Daniel’s Questions 6/8: “Solitary” ciphers

6. Are there different attributes to encryption techniques when one encrypts something for him/herself opposed to cyphers for someone else to decode?
6.1 If the VM is only meant to be read by the authorship, does this suggest a decryption to be more difficult or impossible?
6.2 Is there any idea, if the VM is meant to travel rather than to be stored?
6.3 When the VM is created for some group, e.g. offspring, heirs or successors, how would an decryption technique and/or key be stored apart but still accessible?

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5 thoughts on “Daniel’s Questions 6/8: “Solitary” ciphers

  1. In the 15th century, printed books were still extremely expensive, so most educated people had to remember a great deal of stuff. (This is why “Art of Memory” books were so popular in the 16th century.) Given that, it is possible (and I happen to think likely) that Voynichese is a cipher that is designed more as an aide-memoire than as a pure mathematical encipherment (at least in part). Which makes it part of that class of evidence known as “accidental texts”, (i.e. with an intended audience of one).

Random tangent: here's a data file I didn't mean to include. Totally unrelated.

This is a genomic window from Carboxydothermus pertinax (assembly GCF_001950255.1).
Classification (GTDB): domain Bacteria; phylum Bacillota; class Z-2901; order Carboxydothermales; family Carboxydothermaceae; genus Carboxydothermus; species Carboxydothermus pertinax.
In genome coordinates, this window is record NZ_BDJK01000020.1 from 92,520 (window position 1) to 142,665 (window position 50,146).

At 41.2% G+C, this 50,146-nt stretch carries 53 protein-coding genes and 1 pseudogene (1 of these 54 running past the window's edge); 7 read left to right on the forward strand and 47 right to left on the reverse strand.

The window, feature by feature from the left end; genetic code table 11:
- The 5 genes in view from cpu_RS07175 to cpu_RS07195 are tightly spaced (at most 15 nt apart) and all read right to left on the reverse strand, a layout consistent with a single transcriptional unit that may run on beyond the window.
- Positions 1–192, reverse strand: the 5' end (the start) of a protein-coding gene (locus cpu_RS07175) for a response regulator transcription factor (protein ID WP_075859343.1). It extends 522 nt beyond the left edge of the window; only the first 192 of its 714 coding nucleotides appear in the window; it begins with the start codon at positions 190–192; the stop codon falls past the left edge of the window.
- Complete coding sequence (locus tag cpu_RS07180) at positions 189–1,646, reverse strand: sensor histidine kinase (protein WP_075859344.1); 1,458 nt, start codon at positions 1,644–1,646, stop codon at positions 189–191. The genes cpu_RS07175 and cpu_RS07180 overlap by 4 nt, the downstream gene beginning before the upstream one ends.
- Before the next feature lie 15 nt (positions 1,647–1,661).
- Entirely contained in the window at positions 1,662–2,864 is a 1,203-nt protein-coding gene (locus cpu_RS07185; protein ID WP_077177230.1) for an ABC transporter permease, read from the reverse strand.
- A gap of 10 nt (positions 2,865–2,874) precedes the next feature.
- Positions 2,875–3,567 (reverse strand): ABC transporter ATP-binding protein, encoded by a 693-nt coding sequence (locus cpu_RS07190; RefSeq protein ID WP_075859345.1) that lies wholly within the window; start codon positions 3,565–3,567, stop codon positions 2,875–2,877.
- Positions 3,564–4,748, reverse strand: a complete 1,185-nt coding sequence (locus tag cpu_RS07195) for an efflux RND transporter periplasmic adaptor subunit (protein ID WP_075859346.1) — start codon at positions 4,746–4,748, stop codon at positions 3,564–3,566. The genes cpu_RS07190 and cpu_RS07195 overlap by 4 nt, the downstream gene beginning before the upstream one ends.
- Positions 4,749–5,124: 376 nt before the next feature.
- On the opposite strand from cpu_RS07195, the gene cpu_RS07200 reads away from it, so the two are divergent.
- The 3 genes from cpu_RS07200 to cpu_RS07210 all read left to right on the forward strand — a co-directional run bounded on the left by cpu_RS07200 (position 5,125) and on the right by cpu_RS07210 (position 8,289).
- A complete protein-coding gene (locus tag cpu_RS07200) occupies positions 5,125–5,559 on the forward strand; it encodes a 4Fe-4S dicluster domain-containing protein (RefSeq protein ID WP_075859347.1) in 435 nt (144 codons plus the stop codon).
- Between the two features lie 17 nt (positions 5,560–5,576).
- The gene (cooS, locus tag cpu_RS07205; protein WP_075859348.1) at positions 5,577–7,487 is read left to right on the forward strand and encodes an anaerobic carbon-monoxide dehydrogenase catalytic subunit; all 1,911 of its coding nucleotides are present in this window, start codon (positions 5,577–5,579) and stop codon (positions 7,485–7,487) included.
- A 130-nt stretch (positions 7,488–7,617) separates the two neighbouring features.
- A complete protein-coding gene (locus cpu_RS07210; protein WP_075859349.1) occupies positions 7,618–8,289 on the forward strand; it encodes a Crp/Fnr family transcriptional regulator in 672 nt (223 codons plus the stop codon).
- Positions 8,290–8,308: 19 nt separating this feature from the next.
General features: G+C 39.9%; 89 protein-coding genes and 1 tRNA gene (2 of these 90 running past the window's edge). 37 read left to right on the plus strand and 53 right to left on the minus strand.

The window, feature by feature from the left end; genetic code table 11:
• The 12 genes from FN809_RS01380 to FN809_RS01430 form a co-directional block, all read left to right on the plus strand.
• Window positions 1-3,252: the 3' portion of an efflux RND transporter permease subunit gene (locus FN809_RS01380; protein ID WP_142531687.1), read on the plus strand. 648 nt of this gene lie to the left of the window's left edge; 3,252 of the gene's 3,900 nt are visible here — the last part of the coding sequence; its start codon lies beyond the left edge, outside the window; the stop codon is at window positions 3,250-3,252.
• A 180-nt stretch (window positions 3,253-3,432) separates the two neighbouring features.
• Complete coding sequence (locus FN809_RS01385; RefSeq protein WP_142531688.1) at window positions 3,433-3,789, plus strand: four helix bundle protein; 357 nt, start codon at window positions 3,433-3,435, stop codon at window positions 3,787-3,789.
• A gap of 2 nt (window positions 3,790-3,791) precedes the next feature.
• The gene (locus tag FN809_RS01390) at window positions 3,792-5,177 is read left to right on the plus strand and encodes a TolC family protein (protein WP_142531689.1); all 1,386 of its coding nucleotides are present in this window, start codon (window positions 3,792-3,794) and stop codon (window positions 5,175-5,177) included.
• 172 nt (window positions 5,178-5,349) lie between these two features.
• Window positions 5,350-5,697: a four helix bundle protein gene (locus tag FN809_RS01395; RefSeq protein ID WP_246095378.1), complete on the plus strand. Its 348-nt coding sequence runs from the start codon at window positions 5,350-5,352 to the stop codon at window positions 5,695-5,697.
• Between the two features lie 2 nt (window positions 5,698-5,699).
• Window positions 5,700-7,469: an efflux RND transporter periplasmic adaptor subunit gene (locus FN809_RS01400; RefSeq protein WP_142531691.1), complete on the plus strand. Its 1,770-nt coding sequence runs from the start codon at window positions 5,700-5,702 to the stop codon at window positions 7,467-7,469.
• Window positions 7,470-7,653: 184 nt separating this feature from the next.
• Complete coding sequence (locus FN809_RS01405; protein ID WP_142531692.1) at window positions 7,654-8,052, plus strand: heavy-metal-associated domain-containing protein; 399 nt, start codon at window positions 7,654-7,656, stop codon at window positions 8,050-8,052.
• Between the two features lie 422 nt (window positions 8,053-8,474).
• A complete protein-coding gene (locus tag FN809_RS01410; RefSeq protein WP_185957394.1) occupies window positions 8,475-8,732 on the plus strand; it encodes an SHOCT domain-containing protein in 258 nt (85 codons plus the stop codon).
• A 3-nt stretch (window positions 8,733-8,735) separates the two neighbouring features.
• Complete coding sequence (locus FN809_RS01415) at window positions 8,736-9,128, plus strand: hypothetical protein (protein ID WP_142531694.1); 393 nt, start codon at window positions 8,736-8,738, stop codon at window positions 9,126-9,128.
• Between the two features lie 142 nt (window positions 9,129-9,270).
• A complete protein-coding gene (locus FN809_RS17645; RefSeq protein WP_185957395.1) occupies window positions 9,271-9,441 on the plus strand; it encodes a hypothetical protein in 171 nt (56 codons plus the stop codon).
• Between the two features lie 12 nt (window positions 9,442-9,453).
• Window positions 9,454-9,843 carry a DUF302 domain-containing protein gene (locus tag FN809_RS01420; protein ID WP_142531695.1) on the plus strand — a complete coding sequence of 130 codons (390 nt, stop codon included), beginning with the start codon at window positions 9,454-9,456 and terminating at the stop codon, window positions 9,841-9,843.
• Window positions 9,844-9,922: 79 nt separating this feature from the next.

Which makes our task much, much harder, unfortunately. :-(

    To me, the only thing that suggests the VM is meant to travel is the fact that it was written on vellum, which was much hardier than paper. Many sea maps were drawn on vellum for this reason. All the same, it’s only a single data point, so make of it what you will. :-)

    • Dear Nick,

      many thanks for your reply. I have had a closer look on your Blog already. So, I’d take Question 6 and 6.1 as your “yes” :)
      When you use the term aide-memoire, are you suggesting a diplomatic context?

  2. If I might add to Nick Pelling’s comment – there is a good deal in the imagery which implies active rather than passive ‘reading’; in other words, the pictures are not illustrations but condensed ‘text’ in themselves. I can’t say that this makes it an accidental text, though.

    • So, would you say, that also the motives e.g. of plants are a remix, but contain hidden information like the number of leafes or shape of roots?

    • Regarding Christian/European or Muslim origin (or neither of it):
      The lack of any piece of visual identity, not only christian, is remarkable. This implies to me, that either the book is only to be seen by the authorship, or if it is a message transported from a sender to a recipient, the origin is deliberately disguised or avoided.

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